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Becky: Hello everyone and welcome back to EnglishClass101.com. I’m Becky, and this is Culture Class, Season 3, Lesson 2 - Top 5 Biggest Duels in Information Technology.
Eric: Hi there, Eric here! It's great to have you back, and you're in for an interesting lesson.
Becky: That's right! We're going to talk about big IT duels between companies like Google, Apple, Microsoft, and Oracle.
Eric: Well, let’s get to it!
Becky: Okay! So, Number 5 in our Top 5 Biggest Duels in Information Technology is Apple Vs. Google.
Eric: This is a high-profile duel of two of the most visible companies in the world. In fact, both Apple and Google are among the most valuable brands and richest companies in the world.
Becky: You would think that because the two companies are in such different areas – Apple makes hardware and Google provides search services – that there wouldn’t be any kind of real competition.
Eric: However, the duel here is because of ideologies, or the principles that each of these two companies follow. For example, Google believes and hopes that all computing will move towards an online computing model.
Becky: In Google’s vision of the future, most of our documents, videos, music, emails, and anything digital will be stored online. In Google’s vision, the actual computer is not that important.
Eric: Apple’s vision of the future is very different. Apple believes that the computer or device is a central part of your digital life and that the Internet serves as a way of connecting those devices.
Becky: So the duel between Apple and Google is constant. Google is trying to get more and more data online while Apple is trying to get more and more data onto people’s computers or devices.
Eric: And the duel continues. Most recently, there was a major shift in one of Apple’s devices. In 2012, the iPhone removed the Google maps feature to replace it with its own Apple maps feature. Apple believes that it can make maps better than Google can and built its own map application.
Becky: This means that many people who use the maps application on the iPhone will no longer be using Google maps. This is very significant to Google because it represents millions of people all around the world that are no longer using their service.
Eric: It was a huge "demotion" for Google, but they responded by releasing their Maps app as a standalone app in the iTunes App Store. This is just one example of how Apple created a new point of rivalry using its power in the mobile phone industry to influence Google, which is in the information industry.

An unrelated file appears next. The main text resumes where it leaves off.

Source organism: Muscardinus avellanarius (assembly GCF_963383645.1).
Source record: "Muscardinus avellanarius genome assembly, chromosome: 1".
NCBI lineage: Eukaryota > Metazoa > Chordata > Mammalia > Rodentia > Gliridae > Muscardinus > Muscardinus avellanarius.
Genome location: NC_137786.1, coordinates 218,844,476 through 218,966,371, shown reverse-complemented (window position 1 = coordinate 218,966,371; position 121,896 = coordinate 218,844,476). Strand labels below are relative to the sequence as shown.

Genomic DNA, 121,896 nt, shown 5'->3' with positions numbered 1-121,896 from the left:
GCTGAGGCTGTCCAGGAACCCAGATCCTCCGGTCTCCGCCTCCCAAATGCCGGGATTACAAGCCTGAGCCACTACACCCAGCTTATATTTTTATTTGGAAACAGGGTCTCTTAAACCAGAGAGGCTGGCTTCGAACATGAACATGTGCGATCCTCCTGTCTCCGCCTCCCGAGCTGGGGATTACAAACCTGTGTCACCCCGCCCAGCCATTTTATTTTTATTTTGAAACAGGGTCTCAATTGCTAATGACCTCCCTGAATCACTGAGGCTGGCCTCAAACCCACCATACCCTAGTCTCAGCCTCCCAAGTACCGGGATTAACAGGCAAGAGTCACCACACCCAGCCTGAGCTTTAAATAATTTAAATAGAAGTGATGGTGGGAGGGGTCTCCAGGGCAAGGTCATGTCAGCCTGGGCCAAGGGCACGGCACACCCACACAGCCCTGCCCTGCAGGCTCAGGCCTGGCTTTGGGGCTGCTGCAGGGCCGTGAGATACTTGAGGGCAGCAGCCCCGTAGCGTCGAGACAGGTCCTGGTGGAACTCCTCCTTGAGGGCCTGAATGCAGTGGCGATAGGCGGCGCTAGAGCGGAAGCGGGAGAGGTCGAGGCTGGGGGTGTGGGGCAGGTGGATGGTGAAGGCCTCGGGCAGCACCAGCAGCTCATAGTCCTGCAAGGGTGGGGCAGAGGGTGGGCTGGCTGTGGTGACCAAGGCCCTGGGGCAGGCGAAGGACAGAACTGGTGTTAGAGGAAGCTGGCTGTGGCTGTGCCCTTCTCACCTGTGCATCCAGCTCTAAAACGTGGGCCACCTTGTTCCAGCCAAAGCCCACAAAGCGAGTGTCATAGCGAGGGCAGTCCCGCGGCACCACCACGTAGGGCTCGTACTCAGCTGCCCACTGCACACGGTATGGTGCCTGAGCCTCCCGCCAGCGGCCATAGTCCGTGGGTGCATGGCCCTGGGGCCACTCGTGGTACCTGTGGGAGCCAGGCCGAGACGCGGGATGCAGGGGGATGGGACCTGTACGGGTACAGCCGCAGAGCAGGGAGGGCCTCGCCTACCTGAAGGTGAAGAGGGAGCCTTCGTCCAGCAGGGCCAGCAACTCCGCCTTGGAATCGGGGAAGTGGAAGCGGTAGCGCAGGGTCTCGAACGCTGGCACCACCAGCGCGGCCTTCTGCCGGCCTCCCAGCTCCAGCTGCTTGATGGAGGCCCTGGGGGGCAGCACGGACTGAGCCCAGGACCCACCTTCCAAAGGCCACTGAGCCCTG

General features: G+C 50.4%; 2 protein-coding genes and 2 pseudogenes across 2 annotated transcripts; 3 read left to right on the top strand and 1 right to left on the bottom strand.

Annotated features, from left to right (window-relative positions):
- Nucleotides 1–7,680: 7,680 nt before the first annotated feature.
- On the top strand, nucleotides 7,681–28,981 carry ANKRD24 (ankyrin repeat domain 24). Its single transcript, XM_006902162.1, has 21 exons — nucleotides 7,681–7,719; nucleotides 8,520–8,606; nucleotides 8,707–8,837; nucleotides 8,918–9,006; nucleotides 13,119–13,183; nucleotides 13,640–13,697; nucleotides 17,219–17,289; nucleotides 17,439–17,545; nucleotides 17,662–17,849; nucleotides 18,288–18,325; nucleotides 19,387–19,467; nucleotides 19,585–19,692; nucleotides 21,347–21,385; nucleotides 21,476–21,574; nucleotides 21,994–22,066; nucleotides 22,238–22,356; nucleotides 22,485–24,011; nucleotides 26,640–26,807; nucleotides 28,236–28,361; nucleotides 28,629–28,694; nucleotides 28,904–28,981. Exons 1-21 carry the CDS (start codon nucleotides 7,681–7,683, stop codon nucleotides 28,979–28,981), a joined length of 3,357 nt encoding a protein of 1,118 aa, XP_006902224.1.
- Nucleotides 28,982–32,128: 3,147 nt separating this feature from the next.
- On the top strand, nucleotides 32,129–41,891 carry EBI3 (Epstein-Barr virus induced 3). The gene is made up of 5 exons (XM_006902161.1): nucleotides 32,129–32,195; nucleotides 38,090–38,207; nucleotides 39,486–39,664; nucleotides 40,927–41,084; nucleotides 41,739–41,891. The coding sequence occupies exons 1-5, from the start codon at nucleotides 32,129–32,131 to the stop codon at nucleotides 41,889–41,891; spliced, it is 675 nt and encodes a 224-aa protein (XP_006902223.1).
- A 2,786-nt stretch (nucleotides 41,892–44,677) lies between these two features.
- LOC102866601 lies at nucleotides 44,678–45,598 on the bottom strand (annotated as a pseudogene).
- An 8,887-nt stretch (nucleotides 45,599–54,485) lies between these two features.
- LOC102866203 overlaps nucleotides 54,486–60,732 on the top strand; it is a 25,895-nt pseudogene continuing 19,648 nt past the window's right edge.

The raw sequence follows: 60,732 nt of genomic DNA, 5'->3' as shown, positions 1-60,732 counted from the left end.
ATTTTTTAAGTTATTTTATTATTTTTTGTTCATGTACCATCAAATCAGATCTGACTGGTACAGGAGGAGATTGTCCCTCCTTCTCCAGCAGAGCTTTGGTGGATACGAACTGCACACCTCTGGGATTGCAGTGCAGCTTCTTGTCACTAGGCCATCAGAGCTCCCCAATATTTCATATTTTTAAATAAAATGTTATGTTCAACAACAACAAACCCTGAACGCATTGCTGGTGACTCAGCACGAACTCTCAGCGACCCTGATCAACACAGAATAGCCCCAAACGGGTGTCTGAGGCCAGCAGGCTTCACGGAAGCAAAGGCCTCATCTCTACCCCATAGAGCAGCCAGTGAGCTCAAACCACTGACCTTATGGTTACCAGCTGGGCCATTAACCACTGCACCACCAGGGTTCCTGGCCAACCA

Becky: Which brings us to our next topic.
Eric: Number 4 is Intel versus AMD.
Becky: You've probably heard of Intel. Intel makes computer processors. Processors are the “brains” of every computer in the world. Intel is the largest producer of computer processors in the world.
Eric: That’s right. The numbers vary depending on whether you include computers, cell phones, or MP3 players, but Intel chips are in roughly 90% of all computers in the world.
Becky: So it’s a virtual monopoly. However, there has been one company over the past 10 years that has consistently and constantly innovated and created processors that could not only compete with Intel’s processors, but in some cases were actually better.
Eric: That company is called AMD. AMD builds a slightly different type of chip but it’s still compatible with computers using Intel. So, your Windows machine could easily have the processor switched to an AMD chip.
Becky: AMD has been steadily growing and improving on its products but, with less than 10% of the market, there is still a long way to go. However, they do have one major claim to fame.
Eric: That’s right. There are many supercomputers in the world and they're all tremendously fast, however, the supercomputer that is currently the “fastest” is powered by AMD technology, not Intel.
Becky: It’s called the “Titan” in case you were wondering, but this isn't the first time AMD has been involved in building the fastest supercomputers. Over the past five years, six different supercomputers have been number one at different times. And AMD processors have powered all six.
Eric: The reality is that Intel is a much larger company and much more wealthy than AMD. It's a very intense rivalry and Intel has been accused of using its monopoly illegally to suppress AMD.
Becky: Which brings us to our next topic! Number 3 in our Top 5 Biggest Duels in Information Technology is Oracle Vs. HP.
Eric: HP stands for Hewlett Packard and is a computer company. Oracle is a database management company. However, it’s not that simple.
Becky: No, it isn’t. Like most large IT companies, both HP and Oracle make hardware and software and often compete in many different areas.